As Pereira claims in other studies too (1997), it is precisely the merging, in nearly all the alchemical texts of Arabic origin, of operational concerns with general pronouncements about attributes of the world, in the first istance related to its “creation and intrinsic dynamism” that conveys to the alchemical utterance is relevance to the natural philosophy. It seems Pereira (2000, 133) and Plessner (1964, 337) could combine their thesis in many occasions: if to Pereira in Arabic alchemical texts they have been some creationst and of intrinsic dynamism features soon labelled as hermetic, undoubtedly felt as natural philosophical, reading Plessner one understands how successfully two centuries (but to Ruska they could also be barely one) ago the alchemicy had been accepted within natural philosopy. So the alchemist’s claims, alchemy was the ancientest philosophical doctrine (Pereira, 2000, 134) has been stilled. Following Plessner they were also right, emerging alchemy out of further developments of the doctrine of the four elements and the doctrine of the principles, both with roots in the cosmological ruminations hence philosophical.
As mentioned above certain Hermetic motifs – par excellance someones included in the Asceplius and in the Tabula smaragdina – seems be extant, as Pereira points out following Festugière (1949-54), for the alchemists in the attempt to support their cosmological and empirical assertions and these seem in turn, yet in lesser extent, also to resemble Stoic patterns, e.g. the oneness of All, where spirit and matter are downgraded to mere moments of an unity of things generating multiplicity of things by virtue of an intrisic active quality, the general indistinctness between animate and inanimate beings, a certain cause-effect order as source of things – reveling the rational attitude the Hermeticism and alchemy have in common -, the non-hierarchy between heaven and earth and, above all the tie bonding “cosmic couples: low and high, good and evil, material and spiritual, small and large, male and female” (Pereira, 2000, 135) following Burnett (Dronque, 1988).
It is then suggested that it can have been indeed the affinity between Hermetic motifs of Arabic origin and Stoic topics both informing alchemy in the twelfth century that promoved a cultural transfer started by cosmologists content to be given some clues found in the alchemical wordings about the very essence of nature as anima mundi themselves kind of cosmological visions and conceptualizations that promoved in return a diversification in the develpoment of the cosmological thought from the Aristotelian stances, since these other elements conveyed by the ascendents of the alchemical tradition have been introduced to the core of the Latin natural philosophy. Pereira (2000, 135) seems to endors the cultural transfer between alchemy and cosmology through Hermeticism, as she pledges for the validity of the Tabula smaragdina in Plessner’ translation, as he opts for a “mutual possession” of Upper and Lower.
Distillation, stated as the core of alchemy in the Tabula smaragdina‘s and Hermetic Tractatus aureus‘s translations of the twelfth century and then in the works of the Franciscan alchemist John of Rupescissa at the middle of fourthteen century, as the very method to refine a in the thirthteenth century perfected form of wine alcohol, namely aqua ardens,to the point of obtaining the sought-after elixir, the philospher’s stone, the One thing, ultimate goal of all alchemist search, an incorruptible substance “first matter of every elementary being” (2000, 143), is expounded by Pereira, in first instance for being indicated by such important treatises as the alchemical epitome means, to have a key role in bringing the heaven to the earth. Thus because alchemists, in search of the root of all beings and alchemy, as science of the four elements, succeded, also thanks the use of a metaphorical figures e.g. the egg, in conceiving their vision about the structure of reality in a way capable of reconciling the dogmatic division between heaven and earth by means of concepts, as the one of the “middle term” between matter and spirit, that have their origins in the particular Stoic and Platonic tradition flow in the Hermetic wordings. A blatant accomplishment against Aristotelian dichotomy that alchemists anyway failed to discern, so busy they were seeking out the stone.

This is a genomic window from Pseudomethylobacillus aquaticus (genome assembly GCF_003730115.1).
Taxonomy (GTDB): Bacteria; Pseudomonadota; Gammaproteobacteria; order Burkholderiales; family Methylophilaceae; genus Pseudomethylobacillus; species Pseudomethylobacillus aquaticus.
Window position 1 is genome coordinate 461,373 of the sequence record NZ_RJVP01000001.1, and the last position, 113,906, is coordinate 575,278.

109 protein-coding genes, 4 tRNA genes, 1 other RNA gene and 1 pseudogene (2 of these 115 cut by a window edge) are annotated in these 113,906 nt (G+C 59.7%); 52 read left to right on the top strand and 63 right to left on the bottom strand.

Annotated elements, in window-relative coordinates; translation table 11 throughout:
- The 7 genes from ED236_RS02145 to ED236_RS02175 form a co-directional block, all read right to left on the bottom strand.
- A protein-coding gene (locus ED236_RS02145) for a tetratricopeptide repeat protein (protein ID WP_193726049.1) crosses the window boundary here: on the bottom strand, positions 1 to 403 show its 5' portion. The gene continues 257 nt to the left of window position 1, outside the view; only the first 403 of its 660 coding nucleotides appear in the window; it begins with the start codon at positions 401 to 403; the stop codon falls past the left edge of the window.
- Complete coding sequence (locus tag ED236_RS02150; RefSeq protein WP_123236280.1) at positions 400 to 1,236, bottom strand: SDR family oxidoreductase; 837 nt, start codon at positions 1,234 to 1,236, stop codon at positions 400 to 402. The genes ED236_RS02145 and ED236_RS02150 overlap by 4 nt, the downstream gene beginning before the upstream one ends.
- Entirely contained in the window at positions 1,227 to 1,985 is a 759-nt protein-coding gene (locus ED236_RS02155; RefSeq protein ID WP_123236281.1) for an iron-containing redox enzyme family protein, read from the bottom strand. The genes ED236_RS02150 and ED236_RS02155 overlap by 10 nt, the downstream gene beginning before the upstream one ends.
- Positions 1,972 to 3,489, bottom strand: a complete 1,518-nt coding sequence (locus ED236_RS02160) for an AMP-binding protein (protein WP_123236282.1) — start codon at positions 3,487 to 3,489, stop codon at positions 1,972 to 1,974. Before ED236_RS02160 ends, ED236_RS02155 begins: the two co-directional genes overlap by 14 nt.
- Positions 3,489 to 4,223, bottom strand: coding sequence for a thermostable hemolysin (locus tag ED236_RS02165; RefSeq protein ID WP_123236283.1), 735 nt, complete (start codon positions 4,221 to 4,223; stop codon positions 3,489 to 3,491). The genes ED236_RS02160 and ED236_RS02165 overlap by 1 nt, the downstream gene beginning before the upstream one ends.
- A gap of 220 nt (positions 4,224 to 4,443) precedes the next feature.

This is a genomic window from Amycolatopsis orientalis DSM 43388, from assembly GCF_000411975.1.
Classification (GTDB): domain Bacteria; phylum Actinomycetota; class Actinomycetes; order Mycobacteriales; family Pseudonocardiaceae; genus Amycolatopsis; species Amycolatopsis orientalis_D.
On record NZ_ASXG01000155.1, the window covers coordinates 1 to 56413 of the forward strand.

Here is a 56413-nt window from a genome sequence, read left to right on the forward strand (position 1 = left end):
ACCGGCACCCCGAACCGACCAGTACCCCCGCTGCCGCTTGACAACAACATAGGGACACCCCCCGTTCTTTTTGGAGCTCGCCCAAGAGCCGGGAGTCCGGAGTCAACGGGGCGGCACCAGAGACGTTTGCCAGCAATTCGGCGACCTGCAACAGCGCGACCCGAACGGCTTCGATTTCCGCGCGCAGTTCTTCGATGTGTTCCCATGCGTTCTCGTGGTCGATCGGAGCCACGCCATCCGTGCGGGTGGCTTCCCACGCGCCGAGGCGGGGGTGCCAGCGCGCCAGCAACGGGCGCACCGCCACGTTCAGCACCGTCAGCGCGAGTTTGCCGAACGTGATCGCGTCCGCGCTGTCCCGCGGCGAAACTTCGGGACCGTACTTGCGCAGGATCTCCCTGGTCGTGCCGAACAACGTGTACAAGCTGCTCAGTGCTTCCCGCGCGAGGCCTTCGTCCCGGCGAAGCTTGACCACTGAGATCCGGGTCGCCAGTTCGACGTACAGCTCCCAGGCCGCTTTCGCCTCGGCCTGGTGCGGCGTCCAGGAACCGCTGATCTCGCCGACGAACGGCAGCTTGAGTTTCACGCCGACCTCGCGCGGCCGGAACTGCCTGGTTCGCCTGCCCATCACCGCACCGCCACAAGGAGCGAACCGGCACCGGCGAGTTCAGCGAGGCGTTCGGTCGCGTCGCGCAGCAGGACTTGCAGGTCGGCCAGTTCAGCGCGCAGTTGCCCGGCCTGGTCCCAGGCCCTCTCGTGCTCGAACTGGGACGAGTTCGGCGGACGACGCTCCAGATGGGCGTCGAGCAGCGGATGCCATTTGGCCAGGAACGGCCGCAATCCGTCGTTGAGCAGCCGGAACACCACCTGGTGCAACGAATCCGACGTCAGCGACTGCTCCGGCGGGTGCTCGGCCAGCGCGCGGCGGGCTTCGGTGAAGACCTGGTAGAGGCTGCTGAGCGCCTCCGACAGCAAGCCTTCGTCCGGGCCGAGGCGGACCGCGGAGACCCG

The tenth aphorism stresses the structural identity of the creation of the world with the alchemical opus (Pereira, 2000, 135). Distillation process and cosmogonic ones resemble themselves. Alchemy is the litmut test validating the hermetic claims (Pereira, 2000, 136).
Mutual interdependence of Heaven and Earth, magnified by a mutual interdependence of Cosmology and Alchemy under the aegis of Hermes. Pereira reinforces the Plessner about the Pre-Socratic insight in the Turba, “where the oneness of matter/nature appears to be organized by means of a macrocosmic distillation” (Pereira, 2000, 138). Macrocosmic dynamics unites cosmo and matter. Both scholars see Presocratics utterance behind the alchemical tradition.
Hussey, E., The Presocratics, London: Duckworth, 1983
Jevons, F. R., “Paracelsus Two-Way Astrology. I. What Paracelsus meant by ʻStarsʼ”, The British Journal for the History of Science, Vol. 2, No. 2, 1964, pp. 139-147
Plessner, M., “Hermes Trismegistus and the Arab Science”, Studia Islamica, No. 2, 1954, pp. 45-59
Principe, L. M., “Alchemy Restored”, Isis, Vol. 102, 2011, pp. 305-312